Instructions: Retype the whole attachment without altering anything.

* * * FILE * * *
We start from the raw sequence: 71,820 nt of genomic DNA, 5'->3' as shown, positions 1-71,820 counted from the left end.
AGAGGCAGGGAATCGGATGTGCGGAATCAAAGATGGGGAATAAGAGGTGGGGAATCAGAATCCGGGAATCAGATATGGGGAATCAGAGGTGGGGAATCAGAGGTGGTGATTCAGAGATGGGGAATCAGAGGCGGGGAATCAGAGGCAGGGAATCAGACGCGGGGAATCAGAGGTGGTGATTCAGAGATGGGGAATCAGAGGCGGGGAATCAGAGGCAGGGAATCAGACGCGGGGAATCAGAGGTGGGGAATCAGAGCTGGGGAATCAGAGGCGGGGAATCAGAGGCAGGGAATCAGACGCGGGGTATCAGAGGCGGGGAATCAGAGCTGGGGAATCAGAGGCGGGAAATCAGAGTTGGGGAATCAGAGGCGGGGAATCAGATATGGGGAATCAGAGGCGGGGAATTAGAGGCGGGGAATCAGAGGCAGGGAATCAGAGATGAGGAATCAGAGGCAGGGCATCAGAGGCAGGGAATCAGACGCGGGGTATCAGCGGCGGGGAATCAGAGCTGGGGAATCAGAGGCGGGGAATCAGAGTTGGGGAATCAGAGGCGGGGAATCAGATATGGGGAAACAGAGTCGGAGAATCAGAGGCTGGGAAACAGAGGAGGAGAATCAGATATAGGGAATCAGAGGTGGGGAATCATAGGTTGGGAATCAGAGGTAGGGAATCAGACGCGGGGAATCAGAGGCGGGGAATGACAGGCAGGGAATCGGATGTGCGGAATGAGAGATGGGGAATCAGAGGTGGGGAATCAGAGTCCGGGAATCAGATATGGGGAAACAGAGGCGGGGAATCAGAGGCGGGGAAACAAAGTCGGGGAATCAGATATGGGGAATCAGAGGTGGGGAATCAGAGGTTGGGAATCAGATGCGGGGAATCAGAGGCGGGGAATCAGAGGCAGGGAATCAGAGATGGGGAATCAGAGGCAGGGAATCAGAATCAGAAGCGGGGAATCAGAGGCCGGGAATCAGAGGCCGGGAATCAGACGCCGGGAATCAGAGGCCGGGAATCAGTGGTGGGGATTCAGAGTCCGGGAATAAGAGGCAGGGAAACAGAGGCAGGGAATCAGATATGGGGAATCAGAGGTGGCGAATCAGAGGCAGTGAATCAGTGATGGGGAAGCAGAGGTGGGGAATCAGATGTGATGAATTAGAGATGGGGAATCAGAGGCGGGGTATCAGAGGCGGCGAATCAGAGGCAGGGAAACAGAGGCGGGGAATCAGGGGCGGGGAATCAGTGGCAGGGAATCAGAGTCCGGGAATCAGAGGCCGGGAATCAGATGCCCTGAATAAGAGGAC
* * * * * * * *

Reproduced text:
We start from the raw sequence: 71,820 nt of genomic DNA, 5'->3' as shown, positions 1-71,820 counted from the left end.
AGAGGCAGGGAATCGGATGTGCGGAATCAAAGATGGGGAATAAGAGGTGGGGAATCAGAATCCGGGAATCAGATATGGGGAATCAGAGGTGGGGAATCAGAGGTGGTGATTCAGAGATGGGGAATCAGAGGCGGGGAATCAGAGGCAGGGAATCAGACGCGGGGAATCAGAGGTGGTGATTCAGAGATGGGGAATCAGAGGCGGGGAATCAGAGGCAGGGAATCAGACGCGGGGAATCAGAGGTGGGGAATCAGAGCTGGGGAATCAGAGGCGGGGAATCAGAGGCAGGGAATCAGACGCGGGGTATCAGAGGCGGGGAATCAGAGCTGGGGAATCAGAGGCGGGAAATCAGAGTTGGGGAATCAGAGGCGGGGAATCAGATATGGGGAATCAGAGGCGGGGAATTAGAGGCGGGGAATCAGAGGCAGGGAATCAGAGATGAGGAATCAGAGGCAGGGCATCAGAGGCAGGGAATCAGACGCGGGGTATCAGCGGCGGGGAATCAGAGCTGGGGAATCAGAGGCGGGGAATCAGAGTTGGGGAATCAGAGGCGGGGAATCAGATATGGGGAAACAGAGTCGGAGAATCAGAGGCTGGGAAACAGAGGAGGAGAATCAGATATAGGGAATCAGAGGTGGGGAATCATAGGTTGGGAATCAGAGGTAGGGAATCAGACGCGGGGAATCAGAGGCGGGGAATGACAGGCAGGGAATCGGATGTGCGGAATGAGAGATGGGGAATCAGAGGTGGGGAATCAGAGTCCGGGAATCAGATATGGGGAAACAGAGGCGGGGAATCAGAGGCGGGGAAACAAAGTCGGGGAATCAGATATGGGGAATCAGAGGTGGGGAATCAGAGGTTGGGAATCAGATGCGGGGAATCAGAGGCGGGGAATCAGAGGCAGGGAATCAGAGATGGGGAATCAGAGGCAGGGAATCAGAATCAGAAGCGGGGAATCAGAGGCCGGGAATCAGAGGCCGGGAATCAGACGCCGGGAATCAGAGGCCGGGAATCAGTGGTGGGGATTCAGAGTCCGGGAATAAGAGGCAGGGAAACAGAGGCAGGGAATCAGATATGGGGAATCAGAGGTGGCGAATCAGAGGCAGTGAATCAGTGATGGGGAAGCAGAGGTGGGGAATCAGATGTGATGAATTAGAGATGGGGAATCAGAGGCGGGGTATCAGAGGCGGCGAATCAGAGGCAGGGAAACAGAGGCGGGGAATCAGGGGCGGGGAATCAGTGGCAGGGAATCAGAGTCCGGGAATCAGAGGCCGGGAATCAGATGCCCTGAATAAGAGGAC